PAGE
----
The Polar ice caps melting isn't down to BBC CGI, it has a scientific basis.
If unethical practices are swept under the carpet, then it is a slippery slope to audience manipulation. I think the BBC should make transparent any filming that is staged rather than real.
"BBC journalism was plunged into one of its deepest crises since the Hutton report of 2004 yesterday, when the governing BBC Trust questioned the authenticity of footage broadcast by its flagship programme Panorama in an investigation into the ethical standards of the fashion giant Primark."
"The show said that tests on wireless internet at the 1140-pupil secondary school for 12-18-year-olds found radiation from a laptop was three times higher than from regular phone masts.
But the BBC itself has upheld complaints from viewers that the programme makers exaggerated the evidence for concerns about wireless technology.
Another complainant said the documentary, which was screened last May, was unbalanced.
The BBC~s Editorial Complaints Unit (ECU) was called in and said the programme "gave a misleading impression of the state of scientific opinion on the issue".
"Revelation that key scenes from Frozen Planet were filmed in a zoo has threatened one of the corporation's prized products, says Ian Burrell"
I am not saying that the BBC shouldn't use staged footage of polar bear cubs in fake snow, all I am saying is that they should put a caption in the programme when those scenes are displayed so that the audience is under no illusion that it is staged.
I agree, its a vindictive anti- beeb campaign on that part of DM . In my eyes, it's no more misleading than filming a costume drama partly in a stately home, partly in the studio for reasons of convenience. Do you know how very many hours/days it takes to find and then film a sleeping dormouse?! And how v costly that is?(want to pay more in licence fee??) And then wait for the exact moment it wakes up/does anything interesting?
From what i saw, the bbc unit only filmed such bits of animals in captivity and only sometimes. The rest of the time WAS spent slogging it out in the countryside.
Its been common knowledge for years that wildlife documentaries often require some degree of staging. Totally not a secret so there is nothing unethical about it. They even have extra bits of 'how we did this' documentary which are really interesting - certainly not the kettle interval. There is no 'fibbing' going on.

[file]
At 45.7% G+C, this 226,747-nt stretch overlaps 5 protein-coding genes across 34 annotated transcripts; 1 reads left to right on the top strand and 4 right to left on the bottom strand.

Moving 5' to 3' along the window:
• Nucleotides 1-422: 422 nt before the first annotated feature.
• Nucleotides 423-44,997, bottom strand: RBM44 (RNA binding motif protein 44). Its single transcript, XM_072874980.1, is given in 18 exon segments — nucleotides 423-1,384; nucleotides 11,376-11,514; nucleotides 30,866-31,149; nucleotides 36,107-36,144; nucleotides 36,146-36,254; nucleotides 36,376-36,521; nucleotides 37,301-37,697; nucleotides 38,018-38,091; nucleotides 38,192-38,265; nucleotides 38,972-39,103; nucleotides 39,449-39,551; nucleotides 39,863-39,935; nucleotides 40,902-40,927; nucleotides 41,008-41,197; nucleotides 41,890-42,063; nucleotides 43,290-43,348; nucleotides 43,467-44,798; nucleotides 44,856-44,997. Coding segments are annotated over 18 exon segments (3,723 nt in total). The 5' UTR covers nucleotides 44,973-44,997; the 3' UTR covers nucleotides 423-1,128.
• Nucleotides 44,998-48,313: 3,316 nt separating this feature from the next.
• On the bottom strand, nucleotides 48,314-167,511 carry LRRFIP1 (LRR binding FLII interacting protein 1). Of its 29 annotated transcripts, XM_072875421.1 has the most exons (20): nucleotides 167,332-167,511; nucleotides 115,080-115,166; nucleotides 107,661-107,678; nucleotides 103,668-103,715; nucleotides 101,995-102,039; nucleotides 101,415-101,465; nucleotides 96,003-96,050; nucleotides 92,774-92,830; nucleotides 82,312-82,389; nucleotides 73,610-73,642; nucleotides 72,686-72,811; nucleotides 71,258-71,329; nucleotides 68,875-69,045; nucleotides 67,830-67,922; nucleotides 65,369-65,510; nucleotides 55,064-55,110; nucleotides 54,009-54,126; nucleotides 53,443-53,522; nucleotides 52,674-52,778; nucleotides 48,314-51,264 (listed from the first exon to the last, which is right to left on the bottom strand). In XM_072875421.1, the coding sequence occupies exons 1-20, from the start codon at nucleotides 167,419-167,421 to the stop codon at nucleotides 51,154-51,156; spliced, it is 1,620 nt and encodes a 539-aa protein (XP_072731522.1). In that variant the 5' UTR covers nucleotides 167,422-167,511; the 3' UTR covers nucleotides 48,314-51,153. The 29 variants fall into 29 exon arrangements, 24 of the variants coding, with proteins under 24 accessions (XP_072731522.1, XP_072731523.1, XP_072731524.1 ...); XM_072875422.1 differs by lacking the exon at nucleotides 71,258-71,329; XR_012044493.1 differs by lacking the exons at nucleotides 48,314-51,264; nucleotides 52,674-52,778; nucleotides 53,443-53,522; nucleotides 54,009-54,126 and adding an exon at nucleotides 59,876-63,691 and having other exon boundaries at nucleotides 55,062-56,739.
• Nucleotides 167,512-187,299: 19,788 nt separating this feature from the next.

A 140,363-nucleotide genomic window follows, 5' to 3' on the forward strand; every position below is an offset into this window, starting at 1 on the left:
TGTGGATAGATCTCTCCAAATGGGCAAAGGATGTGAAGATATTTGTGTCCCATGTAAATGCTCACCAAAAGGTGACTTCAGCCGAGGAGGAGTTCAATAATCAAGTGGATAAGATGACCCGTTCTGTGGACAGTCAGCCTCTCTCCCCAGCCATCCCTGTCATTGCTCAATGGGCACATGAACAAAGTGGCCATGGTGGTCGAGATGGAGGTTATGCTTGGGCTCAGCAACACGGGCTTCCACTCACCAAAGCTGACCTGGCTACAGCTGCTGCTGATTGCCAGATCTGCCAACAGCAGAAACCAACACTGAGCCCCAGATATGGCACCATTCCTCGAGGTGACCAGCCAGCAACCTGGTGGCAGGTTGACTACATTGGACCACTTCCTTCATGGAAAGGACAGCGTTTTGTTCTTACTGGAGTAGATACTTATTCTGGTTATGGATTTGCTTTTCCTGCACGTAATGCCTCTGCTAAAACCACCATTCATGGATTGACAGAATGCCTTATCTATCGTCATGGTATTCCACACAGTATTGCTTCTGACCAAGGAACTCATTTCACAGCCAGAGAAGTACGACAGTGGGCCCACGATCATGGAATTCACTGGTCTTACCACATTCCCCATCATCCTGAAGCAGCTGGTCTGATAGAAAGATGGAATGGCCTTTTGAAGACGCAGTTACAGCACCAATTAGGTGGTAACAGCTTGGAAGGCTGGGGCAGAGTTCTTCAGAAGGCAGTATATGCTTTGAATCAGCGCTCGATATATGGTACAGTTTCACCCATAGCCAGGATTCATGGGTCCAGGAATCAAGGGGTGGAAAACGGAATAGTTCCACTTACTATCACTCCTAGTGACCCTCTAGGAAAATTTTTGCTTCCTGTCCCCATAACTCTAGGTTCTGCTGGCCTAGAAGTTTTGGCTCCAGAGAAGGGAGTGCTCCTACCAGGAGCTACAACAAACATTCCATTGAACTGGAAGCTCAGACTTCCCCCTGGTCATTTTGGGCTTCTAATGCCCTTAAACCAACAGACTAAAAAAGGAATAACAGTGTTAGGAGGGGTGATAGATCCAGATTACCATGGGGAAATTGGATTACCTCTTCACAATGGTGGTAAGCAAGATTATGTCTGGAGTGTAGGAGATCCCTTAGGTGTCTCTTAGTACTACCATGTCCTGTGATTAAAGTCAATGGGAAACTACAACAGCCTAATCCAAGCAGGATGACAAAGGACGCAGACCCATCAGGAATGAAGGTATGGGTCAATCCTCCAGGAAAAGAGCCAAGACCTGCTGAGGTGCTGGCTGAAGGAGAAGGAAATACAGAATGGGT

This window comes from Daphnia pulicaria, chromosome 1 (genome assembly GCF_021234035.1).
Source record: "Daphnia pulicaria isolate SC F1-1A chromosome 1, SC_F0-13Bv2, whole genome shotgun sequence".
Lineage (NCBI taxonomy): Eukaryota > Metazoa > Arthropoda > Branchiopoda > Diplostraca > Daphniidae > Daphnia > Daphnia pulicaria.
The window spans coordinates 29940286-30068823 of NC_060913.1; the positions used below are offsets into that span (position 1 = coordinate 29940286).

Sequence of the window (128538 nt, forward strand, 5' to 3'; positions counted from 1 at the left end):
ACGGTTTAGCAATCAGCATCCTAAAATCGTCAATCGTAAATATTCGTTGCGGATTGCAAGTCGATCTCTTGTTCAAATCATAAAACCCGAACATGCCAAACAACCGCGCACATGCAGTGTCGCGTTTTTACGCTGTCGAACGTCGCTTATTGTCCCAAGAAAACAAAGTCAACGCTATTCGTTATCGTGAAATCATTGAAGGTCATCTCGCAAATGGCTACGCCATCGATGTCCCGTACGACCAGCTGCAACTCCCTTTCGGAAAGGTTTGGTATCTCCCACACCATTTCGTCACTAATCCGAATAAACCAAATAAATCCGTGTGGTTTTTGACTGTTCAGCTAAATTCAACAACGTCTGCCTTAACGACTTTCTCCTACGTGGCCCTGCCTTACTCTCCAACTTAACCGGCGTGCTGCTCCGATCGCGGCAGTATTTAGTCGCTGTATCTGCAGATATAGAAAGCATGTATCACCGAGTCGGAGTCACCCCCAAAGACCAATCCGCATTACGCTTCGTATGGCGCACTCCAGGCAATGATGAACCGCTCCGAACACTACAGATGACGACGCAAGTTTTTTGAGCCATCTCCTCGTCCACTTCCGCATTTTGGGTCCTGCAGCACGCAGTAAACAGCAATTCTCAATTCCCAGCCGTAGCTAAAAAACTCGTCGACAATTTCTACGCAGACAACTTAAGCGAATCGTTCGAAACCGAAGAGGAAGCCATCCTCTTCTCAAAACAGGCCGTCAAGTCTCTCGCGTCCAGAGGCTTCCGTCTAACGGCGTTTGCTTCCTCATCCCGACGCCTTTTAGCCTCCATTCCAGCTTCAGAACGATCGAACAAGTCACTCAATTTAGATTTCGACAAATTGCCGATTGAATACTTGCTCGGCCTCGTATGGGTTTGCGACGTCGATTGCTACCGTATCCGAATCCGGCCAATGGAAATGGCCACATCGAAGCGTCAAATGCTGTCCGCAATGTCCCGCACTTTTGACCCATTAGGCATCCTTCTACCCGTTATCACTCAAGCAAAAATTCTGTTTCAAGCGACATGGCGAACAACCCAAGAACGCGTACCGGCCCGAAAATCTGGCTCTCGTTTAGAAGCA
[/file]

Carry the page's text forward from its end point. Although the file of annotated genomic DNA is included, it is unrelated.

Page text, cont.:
Subtitles saying 'staged footage' would be obtrusive and annoy most viewers.
Meh. Poor attempt. Raking up 1958 Disney films?
You're in a hole, stop digging.
The story of staged footage made worldwide headlines. It could have been avoided if they had labelled the footage as staged. It is not a non-issue and the BBC had to address it.
"The allegations are potentially hugely damaging for the BBC, which licensed the most recent series of Frozen Planet to 30 networks around the world. Natural history brands have become crucial to the BBC's commercial arm, BBC Worldwide. The popularity of Frozen Planet has also been linked to a surge in interest in adventure holidays in the Arctic."
But the whole thing's an illusion, surely? If you want your wild-life documentaries to be sheer 'reportage' then you go for the Spring Watch approach with hidden cameras and a few fuzzy hedgehogs. The Attenborough-type creations with sweeping orchestrations and fabulous photography are the TV equivalent of glossy coffee-table books. Designed to amaze and entertain rather than strictly educate. The idea of a caption popping up on screen saying 'reconstruction' is less Spring Watch and more Crime Watch
I think it would be much more unethical to disturb wild animals in their natural habitat, possibly putting them at risk, just so we can get good shots on our tellyboxes.
If it was so obvious, then the world's press would not have reported it. There is an ethical issue about audience manipulation involved as some Professors have stated.
No one objects to staged footage as long as it is labelled as such.
"I think it would be much more unethical to disturb wild animals in their natural habitat, possibly putting them at risk, just so we can get good shots on our tellyboxes."
Agree 100%, so don't pretend that that is what was done, but tell the truth about how it was staged.
Claig- i live far, far from the UK and NO mention of story anywhere in the national media, zero interest - and we get BBC worldwide here. I only heard about it on MN!
Its been obvious to anyone who has been interested in these programs for years.
The press needs stories, and ones which are negative about an organisation which is a competitor is predictable enough.